On Wednesday afternoon, Mayor Bill de Blasio announced a series of legislative proposals aimed at reducing the number of smokers in New York City by 160,000 over the next three years. De Blasio said, “big tobacco is public enemy #1.”
One proposal raises the minimum price of cigarettes and little cigars to $13 a pack from $10.50 and imposes a tax of 10 percent on other tobacco products, which is expected to generate revenue of $1 million annually dedicated for public housing.
Another proposal aims to reduce the number of stores selling tobacco products by capping the tobacco retail dealer licenses in each community district at 50 percent of the current number of licenses.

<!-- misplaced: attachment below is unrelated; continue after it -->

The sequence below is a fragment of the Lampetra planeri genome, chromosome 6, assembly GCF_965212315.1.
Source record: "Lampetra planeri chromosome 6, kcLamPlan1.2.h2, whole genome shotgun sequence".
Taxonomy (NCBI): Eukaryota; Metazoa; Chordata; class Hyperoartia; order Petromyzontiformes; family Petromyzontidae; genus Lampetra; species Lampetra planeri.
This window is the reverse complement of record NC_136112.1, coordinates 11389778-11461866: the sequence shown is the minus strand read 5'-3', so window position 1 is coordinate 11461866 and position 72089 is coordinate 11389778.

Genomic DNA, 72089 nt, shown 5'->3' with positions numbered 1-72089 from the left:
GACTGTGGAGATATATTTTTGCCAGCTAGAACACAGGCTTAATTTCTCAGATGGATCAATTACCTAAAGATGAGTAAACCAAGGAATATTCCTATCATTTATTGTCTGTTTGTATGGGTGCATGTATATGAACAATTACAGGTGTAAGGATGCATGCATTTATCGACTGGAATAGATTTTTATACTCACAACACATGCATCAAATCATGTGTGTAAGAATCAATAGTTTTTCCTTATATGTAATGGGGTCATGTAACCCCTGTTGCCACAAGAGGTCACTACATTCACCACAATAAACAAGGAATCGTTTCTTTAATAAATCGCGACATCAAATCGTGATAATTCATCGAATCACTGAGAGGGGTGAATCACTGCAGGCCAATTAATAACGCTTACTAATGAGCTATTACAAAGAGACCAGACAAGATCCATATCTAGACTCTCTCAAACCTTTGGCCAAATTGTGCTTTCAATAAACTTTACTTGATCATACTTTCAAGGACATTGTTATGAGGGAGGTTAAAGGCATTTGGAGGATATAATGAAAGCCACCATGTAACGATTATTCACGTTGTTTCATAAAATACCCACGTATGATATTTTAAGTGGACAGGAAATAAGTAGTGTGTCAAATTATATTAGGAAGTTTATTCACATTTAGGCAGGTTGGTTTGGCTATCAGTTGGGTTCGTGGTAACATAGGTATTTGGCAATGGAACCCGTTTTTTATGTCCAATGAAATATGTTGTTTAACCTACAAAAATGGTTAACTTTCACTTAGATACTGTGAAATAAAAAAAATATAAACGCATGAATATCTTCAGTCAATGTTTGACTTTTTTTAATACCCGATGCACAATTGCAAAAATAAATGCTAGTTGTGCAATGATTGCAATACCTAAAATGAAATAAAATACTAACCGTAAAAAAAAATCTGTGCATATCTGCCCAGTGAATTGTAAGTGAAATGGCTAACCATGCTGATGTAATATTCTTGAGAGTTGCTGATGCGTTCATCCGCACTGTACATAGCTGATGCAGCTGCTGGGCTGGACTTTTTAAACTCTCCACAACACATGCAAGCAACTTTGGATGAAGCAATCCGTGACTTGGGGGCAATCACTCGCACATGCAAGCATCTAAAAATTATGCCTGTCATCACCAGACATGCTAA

A third proposal would prohibit pharmacies, or retail stores that contain pharmacies, from selling tobacco products, including cigarettes.
This month in 1921, Iowa became the first state to enact a tax on cigarettes, rolling paper and associated paraphernalia. The tax was very modest, being just $1 per 1,000 cigarettes. Iowa today collects $1.36 per pack, ranking it just below the middle of states. The highest excise tax is levied by New York, a substantial $4.35. The lowest is found in Missouri — just $.17 cents per pack.
In 2014, state governments collected $17 billion in such taxes. Since 1997, the federal government has collected $157 billion in tobacco taxes. There are 29 cigarette manufacturers in the U.S., and some 126 cigarette brands on the market, with annual sales of over $31 billion.